Hmmm, what else is new? Friday we went on an exchange. The sister training leaders in our zone are in a trio now, so two sisters came to be with me in my area. We had a good day, and taught a lot of lessons, but I really missed Sis L! We were reunited the next night when we met up at the church to exchange back and it just felt like I really had parted from my actual koon

So this week I'll just share a quick scriptural thought I've been ponderizing for the week. This one comes from 2 Ne 26:24. I'll even insert it right here so you don't have to go looking, that's how considerate I am:

"He doeth not anything save it be for the benefit of the world; for he loveth the world, even that he layeth down his own life that he may draw all men unto him. Wherefore, he commandeth none that they shall not partake of his salvation."

That is the character of Christ. Everything He does, has done, and will continue to do is for the benefit of the world. For us. Despite our imperfections, and our selfishness, He gave His life to us. Why? Because He loves the world (read: us). And it is His love that draws us in. He stands there, arms outstretched, inviting us to come to partake of His salvation. Tae be nung (that's all). 

So that's it for this week. Life continues to go on in Cambodia. Trash is burned, monks do their door-to-door trick or treating chants (tis the season) the roads flood, the children run around naked, and such is the life. And I do love it. Not because Cambodia is particularly beautiful or anywhere I would want to live for the rest of my life, but because it is Cambodia. And then experiences we are having are crazy, and hilarious, and sometimes heartbreaking, but overall pretty life changing. It's a good life. And I've got four more months of it. Here we go! 


Sister Fields

Movie party at the church after we cleaned house.

Sis L. and Srey Pov (the youngest of the teenage daughters--the one who wants to serve a mission) coloring together.

 One night we had no one to see. So we went home to work on CBRs, but just before we swung be a new Domino's that just opened up around the corner! Not your American Domino's for sure, but not bad.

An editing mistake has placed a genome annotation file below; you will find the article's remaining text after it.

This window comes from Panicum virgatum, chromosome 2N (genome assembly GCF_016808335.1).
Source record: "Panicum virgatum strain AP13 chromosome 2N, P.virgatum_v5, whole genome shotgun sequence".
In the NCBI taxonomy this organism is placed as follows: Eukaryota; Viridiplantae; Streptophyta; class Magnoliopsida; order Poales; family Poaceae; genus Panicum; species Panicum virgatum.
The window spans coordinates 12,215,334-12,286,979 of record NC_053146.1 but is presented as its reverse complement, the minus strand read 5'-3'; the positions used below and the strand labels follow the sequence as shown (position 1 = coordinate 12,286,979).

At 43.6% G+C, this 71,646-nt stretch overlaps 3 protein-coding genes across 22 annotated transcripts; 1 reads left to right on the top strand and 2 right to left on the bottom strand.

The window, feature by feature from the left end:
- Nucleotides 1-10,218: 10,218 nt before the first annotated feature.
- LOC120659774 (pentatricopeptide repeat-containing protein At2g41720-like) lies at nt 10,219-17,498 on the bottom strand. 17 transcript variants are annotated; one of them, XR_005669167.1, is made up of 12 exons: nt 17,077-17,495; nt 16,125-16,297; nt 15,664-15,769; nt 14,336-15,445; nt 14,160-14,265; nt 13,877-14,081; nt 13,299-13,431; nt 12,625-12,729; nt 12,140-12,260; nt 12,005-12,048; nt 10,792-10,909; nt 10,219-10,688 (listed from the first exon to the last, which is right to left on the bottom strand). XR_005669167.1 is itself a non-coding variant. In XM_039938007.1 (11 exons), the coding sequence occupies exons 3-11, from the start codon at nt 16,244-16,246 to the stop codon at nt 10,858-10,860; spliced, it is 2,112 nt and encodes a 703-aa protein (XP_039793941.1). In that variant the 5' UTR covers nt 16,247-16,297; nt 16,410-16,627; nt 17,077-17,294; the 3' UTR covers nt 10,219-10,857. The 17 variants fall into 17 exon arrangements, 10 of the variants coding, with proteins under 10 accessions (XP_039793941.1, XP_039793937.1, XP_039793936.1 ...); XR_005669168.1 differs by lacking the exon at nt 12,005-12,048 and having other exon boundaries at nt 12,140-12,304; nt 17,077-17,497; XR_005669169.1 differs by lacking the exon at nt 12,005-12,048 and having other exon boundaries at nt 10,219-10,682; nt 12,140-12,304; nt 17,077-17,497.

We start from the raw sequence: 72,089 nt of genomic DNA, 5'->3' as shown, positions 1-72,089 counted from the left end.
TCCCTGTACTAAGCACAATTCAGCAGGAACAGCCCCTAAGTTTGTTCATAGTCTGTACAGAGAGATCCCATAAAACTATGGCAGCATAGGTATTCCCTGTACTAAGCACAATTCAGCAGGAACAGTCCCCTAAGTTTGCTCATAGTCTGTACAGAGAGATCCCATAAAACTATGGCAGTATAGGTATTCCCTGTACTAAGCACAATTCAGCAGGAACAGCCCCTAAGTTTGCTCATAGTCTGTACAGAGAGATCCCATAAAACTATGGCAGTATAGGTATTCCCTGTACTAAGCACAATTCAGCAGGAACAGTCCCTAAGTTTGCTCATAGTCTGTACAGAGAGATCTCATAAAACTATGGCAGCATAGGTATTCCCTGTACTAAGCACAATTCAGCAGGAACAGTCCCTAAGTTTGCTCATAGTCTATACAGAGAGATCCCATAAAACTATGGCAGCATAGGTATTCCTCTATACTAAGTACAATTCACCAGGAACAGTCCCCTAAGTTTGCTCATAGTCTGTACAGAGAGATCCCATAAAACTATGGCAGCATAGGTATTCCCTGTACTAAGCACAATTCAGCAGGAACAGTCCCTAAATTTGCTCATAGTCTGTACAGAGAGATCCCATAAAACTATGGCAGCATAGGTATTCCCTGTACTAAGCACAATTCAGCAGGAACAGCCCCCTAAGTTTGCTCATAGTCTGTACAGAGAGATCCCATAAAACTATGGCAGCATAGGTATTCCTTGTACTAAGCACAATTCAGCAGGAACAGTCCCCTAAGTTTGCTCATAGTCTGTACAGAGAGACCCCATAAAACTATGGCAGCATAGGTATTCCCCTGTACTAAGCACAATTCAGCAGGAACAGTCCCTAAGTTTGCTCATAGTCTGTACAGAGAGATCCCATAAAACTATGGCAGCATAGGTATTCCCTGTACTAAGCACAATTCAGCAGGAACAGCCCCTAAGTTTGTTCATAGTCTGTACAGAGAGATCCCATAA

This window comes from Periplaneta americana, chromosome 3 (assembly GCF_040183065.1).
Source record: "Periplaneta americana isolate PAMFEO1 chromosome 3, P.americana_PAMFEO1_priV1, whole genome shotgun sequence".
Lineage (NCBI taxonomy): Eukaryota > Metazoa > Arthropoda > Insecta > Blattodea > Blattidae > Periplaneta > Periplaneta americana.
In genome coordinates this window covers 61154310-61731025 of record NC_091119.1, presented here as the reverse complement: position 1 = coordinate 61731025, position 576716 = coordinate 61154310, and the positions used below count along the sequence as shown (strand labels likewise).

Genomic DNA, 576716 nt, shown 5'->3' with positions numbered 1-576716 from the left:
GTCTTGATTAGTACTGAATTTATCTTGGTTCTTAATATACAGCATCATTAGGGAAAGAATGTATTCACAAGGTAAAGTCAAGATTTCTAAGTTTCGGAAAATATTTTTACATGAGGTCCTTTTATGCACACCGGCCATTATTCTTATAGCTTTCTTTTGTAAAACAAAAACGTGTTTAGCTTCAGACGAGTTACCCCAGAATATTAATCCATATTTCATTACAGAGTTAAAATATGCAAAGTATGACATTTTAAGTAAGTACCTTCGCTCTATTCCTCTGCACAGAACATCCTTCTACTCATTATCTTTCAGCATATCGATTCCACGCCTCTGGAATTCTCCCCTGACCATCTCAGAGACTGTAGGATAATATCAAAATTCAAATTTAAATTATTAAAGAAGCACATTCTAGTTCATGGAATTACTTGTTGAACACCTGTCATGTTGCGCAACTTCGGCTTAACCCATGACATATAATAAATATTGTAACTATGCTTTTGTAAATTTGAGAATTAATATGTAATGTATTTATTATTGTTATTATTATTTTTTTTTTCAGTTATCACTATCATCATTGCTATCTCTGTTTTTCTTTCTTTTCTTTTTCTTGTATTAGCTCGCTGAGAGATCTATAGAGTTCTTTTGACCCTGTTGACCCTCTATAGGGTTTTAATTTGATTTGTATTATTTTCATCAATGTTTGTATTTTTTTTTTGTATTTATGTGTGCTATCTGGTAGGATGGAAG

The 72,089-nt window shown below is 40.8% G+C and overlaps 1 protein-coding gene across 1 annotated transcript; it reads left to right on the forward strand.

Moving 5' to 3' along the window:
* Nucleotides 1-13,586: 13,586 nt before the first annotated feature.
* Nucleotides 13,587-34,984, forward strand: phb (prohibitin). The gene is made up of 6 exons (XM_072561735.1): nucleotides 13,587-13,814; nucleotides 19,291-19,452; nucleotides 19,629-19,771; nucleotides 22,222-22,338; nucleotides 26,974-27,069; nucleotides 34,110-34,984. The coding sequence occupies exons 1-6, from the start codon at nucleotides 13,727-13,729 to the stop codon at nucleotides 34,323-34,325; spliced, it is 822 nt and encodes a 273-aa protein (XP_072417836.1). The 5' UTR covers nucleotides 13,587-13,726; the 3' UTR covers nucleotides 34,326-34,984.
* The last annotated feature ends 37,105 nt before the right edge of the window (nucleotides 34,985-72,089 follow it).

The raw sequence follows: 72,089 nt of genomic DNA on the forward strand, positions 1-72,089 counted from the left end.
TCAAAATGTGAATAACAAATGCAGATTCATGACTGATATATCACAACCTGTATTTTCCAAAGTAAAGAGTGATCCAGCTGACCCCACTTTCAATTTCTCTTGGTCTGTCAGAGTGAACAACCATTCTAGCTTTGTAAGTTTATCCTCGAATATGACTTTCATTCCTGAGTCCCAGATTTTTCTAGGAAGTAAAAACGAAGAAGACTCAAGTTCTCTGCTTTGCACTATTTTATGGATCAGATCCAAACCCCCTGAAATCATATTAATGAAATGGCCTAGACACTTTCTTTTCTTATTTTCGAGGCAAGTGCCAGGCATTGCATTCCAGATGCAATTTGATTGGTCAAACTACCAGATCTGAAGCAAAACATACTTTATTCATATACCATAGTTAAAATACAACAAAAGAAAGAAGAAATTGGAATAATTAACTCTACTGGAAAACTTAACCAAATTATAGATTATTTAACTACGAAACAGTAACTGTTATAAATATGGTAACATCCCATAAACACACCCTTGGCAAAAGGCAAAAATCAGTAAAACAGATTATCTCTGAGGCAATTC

Okay so the theme is food. These are no-bake cookies we made one night a few weeks ago. Turned out super good.

Spent forty minutes cleaning grease off the walls.

Kind of hard to see, but this is a desert a less active made and had us try. It's jack fruit stuffed with this special kind of rice pudding thing. You dip it in the liquid stuff. It was not bad.
Last but not least. I'm rich! This is the stack of 100s we took to the psaar the other day. Hint: one 100 is equivalent to about 3 cents.  The least  I have spent is 500 for something.

Monday, October 12, 2015

In Which I Watch My Last General Conference...

Me and Sister L. went to Swenson's with some sisters last Friday to celebrate our one-year  anniversary of being in the country! 
Hey hey, 

So it was a good week. Pchum Ben has definitely arrived. The city has been getting sparser and sparser every day; and when we woke up Sunday morning to go to the church to watch conference, there was literally no one on the streets and all the shops were closed. Sister L. said this is what life would be like if we were missionaries in Utah since life shuts down there on a Sunday! So it's nice not having to deal with traffic, but on the downside it took us an hour to track down an open internet cafe today. Also it's a good thing it was general conference weekend here for us because there is really no one to meet. Everyone went home to the khets for the holiday and to go to the wat. It's weird because in April, Cool Chnam conflicts with conference, and in October it's Pchum Ben--the two biggest holidays in Cambodia! The biggest days are today and tomorrow so we will be inside cleaning our house. We have a very small house, so we will make it sparkle. It'll be good times.